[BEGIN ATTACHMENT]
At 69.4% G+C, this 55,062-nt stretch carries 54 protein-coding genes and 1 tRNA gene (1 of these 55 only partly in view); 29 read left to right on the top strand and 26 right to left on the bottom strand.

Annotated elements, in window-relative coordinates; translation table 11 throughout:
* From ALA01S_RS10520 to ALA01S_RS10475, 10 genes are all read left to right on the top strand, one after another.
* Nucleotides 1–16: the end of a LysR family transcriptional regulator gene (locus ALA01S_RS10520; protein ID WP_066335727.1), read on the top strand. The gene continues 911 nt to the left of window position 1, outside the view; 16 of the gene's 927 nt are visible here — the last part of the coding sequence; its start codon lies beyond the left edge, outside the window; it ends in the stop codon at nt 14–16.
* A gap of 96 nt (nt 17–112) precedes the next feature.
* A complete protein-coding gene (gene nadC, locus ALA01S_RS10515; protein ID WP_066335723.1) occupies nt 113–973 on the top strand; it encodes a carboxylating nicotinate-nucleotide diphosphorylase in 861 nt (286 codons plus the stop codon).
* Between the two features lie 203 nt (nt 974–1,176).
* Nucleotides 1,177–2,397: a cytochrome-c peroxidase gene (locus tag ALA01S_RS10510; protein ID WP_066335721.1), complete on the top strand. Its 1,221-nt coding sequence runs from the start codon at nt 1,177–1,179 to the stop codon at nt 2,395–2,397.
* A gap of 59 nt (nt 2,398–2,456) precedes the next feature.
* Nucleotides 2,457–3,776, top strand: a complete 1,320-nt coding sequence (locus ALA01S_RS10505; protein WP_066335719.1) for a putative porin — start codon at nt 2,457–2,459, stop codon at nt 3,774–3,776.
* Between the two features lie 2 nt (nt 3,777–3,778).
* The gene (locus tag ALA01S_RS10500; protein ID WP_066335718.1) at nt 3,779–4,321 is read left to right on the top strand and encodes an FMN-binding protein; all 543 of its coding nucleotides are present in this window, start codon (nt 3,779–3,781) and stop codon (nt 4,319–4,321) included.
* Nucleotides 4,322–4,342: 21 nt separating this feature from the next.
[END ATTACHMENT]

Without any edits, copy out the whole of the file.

At 69.4% G+C, this 55,062-nt stretch carries 54 protein-coding genes and 1 tRNA gene (1 of these 55 only partly in view); 29 read left to right on the top strand and 26 right to left on the bottom strand.

Annotated elements, in window-relative coordinates; translation table 11 throughout:
* From ALA01S_RS10520 to ALA01S_RS10475, 10 genes are all read left to right on the top strand, one after another.
* Nucleotides 1–16: the end of a LysR family transcriptional regulator gene (locus ALA01S_RS10520; protein ID WP_066335727.1), read on the top strand. The gene continues 911 nt to the left of window position 1, outside the view; 16 of the gene's 927 nt are visible here — the last part of the coding sequence; its start codon lies beyond the left edge, outside the window; it ends in the stop codon at nt 14–16.
* A gap of 96 nt (nt 17–112) precedes the next feature.
* A complete protein-coding gene (gene nadC, locus ALA01S_RS10515; protein ID WP_066335723.1) occupies nt 113–973 on the top strand; it encodes a carboxylating nicotinate-nucleotide diphosphorylase in 861 nt (286 codons plus the stop codon).
* Between the two features lie 203 nt (nt 974–1,176).
* Nucleotides 1,177–2,397: a cytochrome-c peroxidase gene (locus tag ALA01S_RS10510; protein ID WP_066335721.1), complete on the top strand. Its 1,221-nt coding sequence runs from the start codon at nt 1,177–1,179 to the stop codon at nt 2,395–2,397.
* A gap of 59 nt (nt 2,398–2,456) precedes the next feature.
* Nucleotides 2,457–3,776, top strand: a complete 1,320-nt coding sequence (locus ALA01S_RS10505; protein WP_066335719.1) for a putative porin — start codon at nt 2,457–2,459, stop codon at nt 3,774–3,776.
* Between the two features lie 2 nt (nt 3,777–3,778).
* The gene (locus tag ALA01S_RS10500; protein ID WP_066335718.1) at nt 3,779–4,321 is read left to right on the top strand and encodes an FMN-binding protein; all 543 of its coding nucleotides are present in this window, start codon (nt 3,779–3,781) and stop codon (nt 4,319–4,321) included.
* Nucleotides 4,322–4,342: 21 nt separating this feature from the next.